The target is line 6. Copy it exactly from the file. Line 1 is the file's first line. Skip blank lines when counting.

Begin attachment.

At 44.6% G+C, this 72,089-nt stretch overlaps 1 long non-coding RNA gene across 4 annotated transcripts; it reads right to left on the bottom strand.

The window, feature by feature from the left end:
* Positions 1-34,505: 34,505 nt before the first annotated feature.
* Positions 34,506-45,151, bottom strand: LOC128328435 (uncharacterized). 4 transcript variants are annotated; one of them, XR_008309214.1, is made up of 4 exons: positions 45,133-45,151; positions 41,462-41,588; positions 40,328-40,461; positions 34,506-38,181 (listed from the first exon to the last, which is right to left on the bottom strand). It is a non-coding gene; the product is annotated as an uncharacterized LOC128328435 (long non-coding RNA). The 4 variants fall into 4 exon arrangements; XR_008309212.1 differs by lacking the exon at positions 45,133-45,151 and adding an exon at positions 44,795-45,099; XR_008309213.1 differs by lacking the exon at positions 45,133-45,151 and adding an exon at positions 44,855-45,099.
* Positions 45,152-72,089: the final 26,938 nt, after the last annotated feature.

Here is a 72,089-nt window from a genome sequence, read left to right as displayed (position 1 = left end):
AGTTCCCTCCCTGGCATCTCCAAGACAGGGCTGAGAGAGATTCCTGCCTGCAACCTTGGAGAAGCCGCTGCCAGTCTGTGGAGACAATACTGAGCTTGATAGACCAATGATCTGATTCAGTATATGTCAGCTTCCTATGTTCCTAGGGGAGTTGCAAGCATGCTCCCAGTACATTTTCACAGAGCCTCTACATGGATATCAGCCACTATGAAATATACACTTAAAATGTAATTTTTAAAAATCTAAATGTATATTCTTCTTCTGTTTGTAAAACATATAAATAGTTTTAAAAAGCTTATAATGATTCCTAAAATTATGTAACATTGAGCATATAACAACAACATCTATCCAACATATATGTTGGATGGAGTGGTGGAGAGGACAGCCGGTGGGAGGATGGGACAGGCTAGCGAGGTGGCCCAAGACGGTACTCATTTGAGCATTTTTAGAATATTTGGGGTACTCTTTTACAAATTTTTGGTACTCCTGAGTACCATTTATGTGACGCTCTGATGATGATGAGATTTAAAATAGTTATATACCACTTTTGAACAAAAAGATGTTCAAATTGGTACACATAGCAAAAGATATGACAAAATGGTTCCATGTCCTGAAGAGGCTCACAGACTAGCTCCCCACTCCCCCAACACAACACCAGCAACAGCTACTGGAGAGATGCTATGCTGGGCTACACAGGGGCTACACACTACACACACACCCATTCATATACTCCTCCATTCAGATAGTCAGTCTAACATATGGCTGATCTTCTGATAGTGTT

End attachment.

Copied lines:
Here is a 72,089-nt window from a genome sequence, read left to right as displayed (position 1 = left end):